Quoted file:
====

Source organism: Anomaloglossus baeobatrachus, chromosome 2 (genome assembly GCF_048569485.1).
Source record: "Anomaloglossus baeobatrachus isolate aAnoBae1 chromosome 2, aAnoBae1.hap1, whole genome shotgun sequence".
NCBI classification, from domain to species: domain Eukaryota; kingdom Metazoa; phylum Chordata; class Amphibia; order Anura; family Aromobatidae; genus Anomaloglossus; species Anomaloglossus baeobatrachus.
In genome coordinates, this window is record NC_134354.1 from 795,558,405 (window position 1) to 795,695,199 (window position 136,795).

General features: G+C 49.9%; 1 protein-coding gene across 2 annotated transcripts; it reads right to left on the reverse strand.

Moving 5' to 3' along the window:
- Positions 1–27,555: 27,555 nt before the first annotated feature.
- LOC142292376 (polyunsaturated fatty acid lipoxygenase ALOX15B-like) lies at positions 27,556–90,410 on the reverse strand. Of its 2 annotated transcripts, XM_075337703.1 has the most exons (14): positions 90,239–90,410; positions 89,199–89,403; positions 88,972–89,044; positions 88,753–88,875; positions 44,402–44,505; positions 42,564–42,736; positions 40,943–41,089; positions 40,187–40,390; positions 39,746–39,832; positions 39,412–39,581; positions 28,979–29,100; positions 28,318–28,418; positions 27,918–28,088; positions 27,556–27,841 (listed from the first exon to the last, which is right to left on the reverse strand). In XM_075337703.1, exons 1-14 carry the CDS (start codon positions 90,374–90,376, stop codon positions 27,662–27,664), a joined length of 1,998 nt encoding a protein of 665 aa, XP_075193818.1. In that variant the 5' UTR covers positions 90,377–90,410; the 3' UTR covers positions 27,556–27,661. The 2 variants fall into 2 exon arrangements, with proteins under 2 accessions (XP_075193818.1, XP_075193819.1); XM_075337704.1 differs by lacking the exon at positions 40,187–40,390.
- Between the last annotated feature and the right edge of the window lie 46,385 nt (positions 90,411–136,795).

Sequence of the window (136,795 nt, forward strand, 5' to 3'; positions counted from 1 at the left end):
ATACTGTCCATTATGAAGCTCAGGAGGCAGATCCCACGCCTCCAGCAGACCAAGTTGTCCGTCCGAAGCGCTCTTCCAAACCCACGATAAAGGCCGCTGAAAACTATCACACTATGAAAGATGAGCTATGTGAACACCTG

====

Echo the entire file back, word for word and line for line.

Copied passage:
Source organism: Anomaloglossus baeobatrachus, chromosome 2 (genome assembly GCF_048569485.1).
Source record: "Anomaloglossus baeobatrachus isolate aAnoBae1 chromosome 2, aAnoBae1.hap1, whole genome shotgun sequence".
NCBI classification, from domain to species: domain Eukaryota; kingdom Metazoa; phylum Chordata; class Amphibia; order Anura; family Aromobatidae; genus Anomaloglossus; species Anomaloglossus baeobatrachus.
In genome coordinates, this window is record NC_134354.1 from 795,558,405 (window position 1) to 795,695,199 (window position 136,795).

General features: G+C 49.9%; 1 protein-coding gene across 2 annotated transcripts; it reads right to left on the reverse strand.

Moving 5' to 3' along the window:
- Positions 1–27,555: 27,555 nt before the first annotated feature.
- LOC142292376 (polyunsaturated fatty acid lipoxygenase ALOX15B-like) lies at positions 27,556–90,410 on the reverse strand. Of its 2 annotated transcripts, XM_075337703.1 has the most exons (14): positions 90,239–90,410; positions 89,199–89,403; positions 88,972–89,044; positions 88,753–88,875; positions 44,402–44,505; positions 42,564–42,736; positions 40,943–41,089; positions 40,187–40,390; positions 39,746–39,832; positions 39,412–39,581; positions 28,979–29,100; positions 28,318–28,418; positions 27,918–28,088; positions 27,556–27,841 (listed from the first exon to the last, which is right to left on the reverse strand). In XM_075337703.1, exons 1-14 carry the CDS (start codon positions 90,374–90,376, stop codon positions 27,662–27,664), a joined length of 1,998 nt encoding a protein of 665 aa, XP_075193818.1. In that variant the 5' UTR covers positions 90,377–90,410; the 3' UTR covers positions 27,556–27,661. The 2 variants fall into 2 exon arrangements, with proteins under 2 accessions (XP_075193818.1, XP_075193819.1); XM_075337704.1 differs by lacking the exon at positions 40,187–40,390.
- Between the last annotated feature and the right edge of the window lie 46,385 nt (positions 90,411–136,795).

Sequence of the window (136,795 nt, forward strand, 5' to 3'; positions counted from 1 at the left end):
ATACTGTCCATTATGAAGCTCAGGAGGCAGATCCCACGCCTCCAGCAGACCAAGTTGTCCGTCCGAAGCGCTCTTCCAAACCCACGATAAAGGCCGCTGAAAACTATCACACTATGAAAGATGAGCTATGTGAACACCTG